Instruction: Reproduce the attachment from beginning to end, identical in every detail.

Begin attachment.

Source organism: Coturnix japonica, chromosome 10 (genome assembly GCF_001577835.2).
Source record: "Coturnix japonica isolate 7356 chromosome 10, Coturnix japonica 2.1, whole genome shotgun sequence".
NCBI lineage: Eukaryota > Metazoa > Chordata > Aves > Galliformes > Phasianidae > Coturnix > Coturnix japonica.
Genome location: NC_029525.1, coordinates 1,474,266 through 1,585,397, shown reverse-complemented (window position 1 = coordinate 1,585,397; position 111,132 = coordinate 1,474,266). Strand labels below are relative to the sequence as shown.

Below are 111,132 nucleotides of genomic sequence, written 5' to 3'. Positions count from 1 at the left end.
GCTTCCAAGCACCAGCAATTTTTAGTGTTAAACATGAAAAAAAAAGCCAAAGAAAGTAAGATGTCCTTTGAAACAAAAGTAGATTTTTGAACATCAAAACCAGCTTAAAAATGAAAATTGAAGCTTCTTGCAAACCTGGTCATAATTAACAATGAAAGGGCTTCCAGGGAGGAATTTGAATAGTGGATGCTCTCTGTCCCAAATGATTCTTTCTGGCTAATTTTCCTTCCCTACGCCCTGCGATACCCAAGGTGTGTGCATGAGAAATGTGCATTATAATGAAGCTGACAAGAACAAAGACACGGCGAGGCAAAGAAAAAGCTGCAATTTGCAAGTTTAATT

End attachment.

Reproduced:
Source organism: Coturnix japonica, chromosome 10 (genome assembly GCF_001577835.2).
Source record: "Coturnix japonica isolate 7356 chromosome 10, Coturnix japonica 2.1, whole genome shotgun sequence".
NCBI lineage: Eukaryota > Metazoa > Chordata > Aves > Galliformes > Phasianidae > Coturnix > Coturnix japonica.
Genome location: NC_029525.1, coordinates 1,474,266 through 1,585,397, shown reverse-complemented (window position 1 = coordinate 1,585,397; position 111,132 = coordinate 1,474,266). Strand labels below are relative to the sequence as shown.

Below are 111,132 nucleotides of genomic sequence, written 5' to 3'. Positions count from 1 at the left end.
GCTTCCAAGCACCAGCAATTTTTAGTGTTAAACATGAAAAAAAAAGCCAAAGAAAGTAAGATGTCCTTTGAAACAAAAGTAGATTTTTGAACATCAAAACCAGCTTAAAAATGAAAATTGAAGCTTCTTGCAAACCTGGTCATAATTAACAATGAAAGGGCTTCCAGGGAGGAATTTGAATAGTGGATGCTCTCTGTCCCAAATGATTCTTTCTGGCTAATTTTCCTTCCCTACGCCCTGCGATACCCAAGGTGTGTGCATGAGAAATGTGCATTATAATGAAGCTGACAAGAACAAAGACACGGCGAGGCAAAGAAAAAGCTGCAATTTGCAAGTTTAATT